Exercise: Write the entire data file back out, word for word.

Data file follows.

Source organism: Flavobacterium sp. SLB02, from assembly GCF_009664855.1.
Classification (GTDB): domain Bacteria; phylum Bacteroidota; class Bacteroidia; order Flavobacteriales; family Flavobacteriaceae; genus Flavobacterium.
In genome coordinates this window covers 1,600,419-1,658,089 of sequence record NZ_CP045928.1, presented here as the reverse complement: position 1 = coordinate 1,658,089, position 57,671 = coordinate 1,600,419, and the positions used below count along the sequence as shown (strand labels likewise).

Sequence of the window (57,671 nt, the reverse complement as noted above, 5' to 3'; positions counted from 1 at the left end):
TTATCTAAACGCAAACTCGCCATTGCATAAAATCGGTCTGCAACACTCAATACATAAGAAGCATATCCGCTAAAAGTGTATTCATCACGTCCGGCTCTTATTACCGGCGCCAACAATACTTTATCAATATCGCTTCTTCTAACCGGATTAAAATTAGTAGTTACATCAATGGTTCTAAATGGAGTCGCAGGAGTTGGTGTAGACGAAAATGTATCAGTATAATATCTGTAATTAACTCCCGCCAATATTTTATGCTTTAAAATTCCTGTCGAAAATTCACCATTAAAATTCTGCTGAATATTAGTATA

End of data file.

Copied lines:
Source organism: Flavobacterium sp. SLB02, from assembly GCF_009664855.1.
Classification (GTDB): domain Bacteria; phylum Bacteroidota; class Bacteroidia; order Flavobacteriales; family Flavobacteriaceae; genus Flavobacterium.
In genome coordinates this window covers 1,600,419-1,658,089 of sequence record NZ_CP045928.1, presented here as the reverse complement: position 1 = coordinate 1,658,089, position 57,671 = coordinate 1,600,419, and the positions used below count along the sequence as shown (strand labels likewise).

Sequence of the window (57,671 nt, the reverse complement as noted above, 5' to 3'; positions counted from 1 at the left end):
TTATCTAAACGCAAACTCGCCATTGCATAAAATCGGTCTGCAACACTCAATACATAAGAAGCATATCCGCTAAAAGTGTATTCATCACGTCCGGCTCTTATTACCGGCGCCAACAATACTTTATCAATATCGCTTCTTCTAACCGGATTAAAATTAGTAGTTACATCAATGGTTCTAAATGGAGTCGCAGGAGTTGGTGTAGACGAAAATGTATCAGTATAATATCTGTAATTAACTCCCGCCAATATTTTATGCTTTAAAATTCCTGTCGAAAATTCACCATTAAAATTCTGCTGAATATTAGTATA